Given that the Penn State tradition is about as good as it gets, I think that I would focus on a pool that includes a) coordinators from the most successful programs currently (remember, Bob Stoops left the University of Miami for Oklahoma, and Mark Richt left Florida State for Georgia) and b) up-and-coming coaches. I have omitted sitting head coaches at most if not all Top 25 programs, because I doubt that Bob Stoops would leave Oklahoma for Penn State, and I doubt that Jim Tressel would leave Ohio State for Penn State. I could be wrong (Bear Bryant left Maryland for Kentucky, left Kentucky for Texas A&M, and then left A&M for Alabama). And my guess is that conferences have an unwritten rule that you don't raid your competitors and take their head coaches away.
So, based upon that criteria, who is available?
Current College Assistants
1. The most prominent name out there among current assistant coaches at the Division I level is Norm Chow, the offensive coordinator at USC and developer of quarterbacks extraordinaire at both BYU, where he was an assistant coach for almost two decades and at USC. Currently, Cal's head coach Jeff Tedford probably gets more hype as a developer of quarterbacks, probably owing to two factors -- that he's a head coach and that less is expect of Cal prospects than USC prospects. Chow has a great track record, and he's the offensive brain behind an explosive offense. He's also 58 years old, and while no employer is permitted to discriminate on the basis of age, you wonder whether Penn State would want to hire a 59 year-old rookie head coach. Chow's record has to put him in the pool.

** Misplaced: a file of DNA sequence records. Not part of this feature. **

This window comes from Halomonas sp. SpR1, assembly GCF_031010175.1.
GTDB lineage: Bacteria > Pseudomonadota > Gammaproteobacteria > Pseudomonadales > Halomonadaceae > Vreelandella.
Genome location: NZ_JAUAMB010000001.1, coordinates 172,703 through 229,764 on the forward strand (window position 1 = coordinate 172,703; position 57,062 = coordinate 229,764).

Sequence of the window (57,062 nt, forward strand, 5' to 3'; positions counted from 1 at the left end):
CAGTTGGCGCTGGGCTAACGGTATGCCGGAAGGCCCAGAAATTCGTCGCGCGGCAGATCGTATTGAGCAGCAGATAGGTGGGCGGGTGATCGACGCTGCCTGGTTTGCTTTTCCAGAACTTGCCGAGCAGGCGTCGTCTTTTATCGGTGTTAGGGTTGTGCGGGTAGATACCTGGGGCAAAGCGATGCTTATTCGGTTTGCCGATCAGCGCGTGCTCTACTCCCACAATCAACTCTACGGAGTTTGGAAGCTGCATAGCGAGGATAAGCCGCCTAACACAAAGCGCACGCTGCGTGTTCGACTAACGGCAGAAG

2. A less well-known name is Ed Orgeron, who coaches the defensive line at USC and also has the titles assistant head coach and recruiting coordinator. The 43 year-old Orgeron has coached defensive linemen at Syracuse and Miami as well, and among the players he has helped develop are Cortez Kennedy, Russell Maryland, Warren Sapp and Kenechi Udeze. He doesn't have the title defensive coordinator, which means either he hasn't earned it yet or career defensive coordinator and head coach Pete Carroll still likes to think of himself as the defensive coordinator for the Trojans. Orgeron probably will get some head coaching looks at some point, if for no other reason than he's in the inner circle at USC, but it's probably the case that he hasn't accomplished enough to go from this spot to the Penn State head coaching position.
3. The Oklahoma Sooners have three coordinators, including offensive Coordinator Chuck Long and co-defensive coordinators Brent Venables and Bo Pelini. Long, 43, the former Iowa and Detroit Lions QB, has helped develop, among others, Jason White, Nate Hybl and Josh Heupel. The Sooners haven't been bashful about moving the ball and putting points on the ball, and Long has been one of the architects of their success (his predecessor at offensive coordinator, Mark Mangino, is now head coach at Kansas). Pelini, 36, is an Ohio State alum, has been an assistant in the NFL, and was the defensive coordinator (and acting head coach for a short while) at Nebraska last year. Venables, 33, has been at OU for 5 years (like Long). He is a Kansas State alum who started his coaching career at his alma mater, and he also coaches linebackers at Oklahoma. Long played QB for Iowa and has a Big 10 connection. Pelini is intriguing because he's an Ohio State alum, but while Norm Chow's age might hurt him because he's too old, Pelini's might hurt him because he's too young.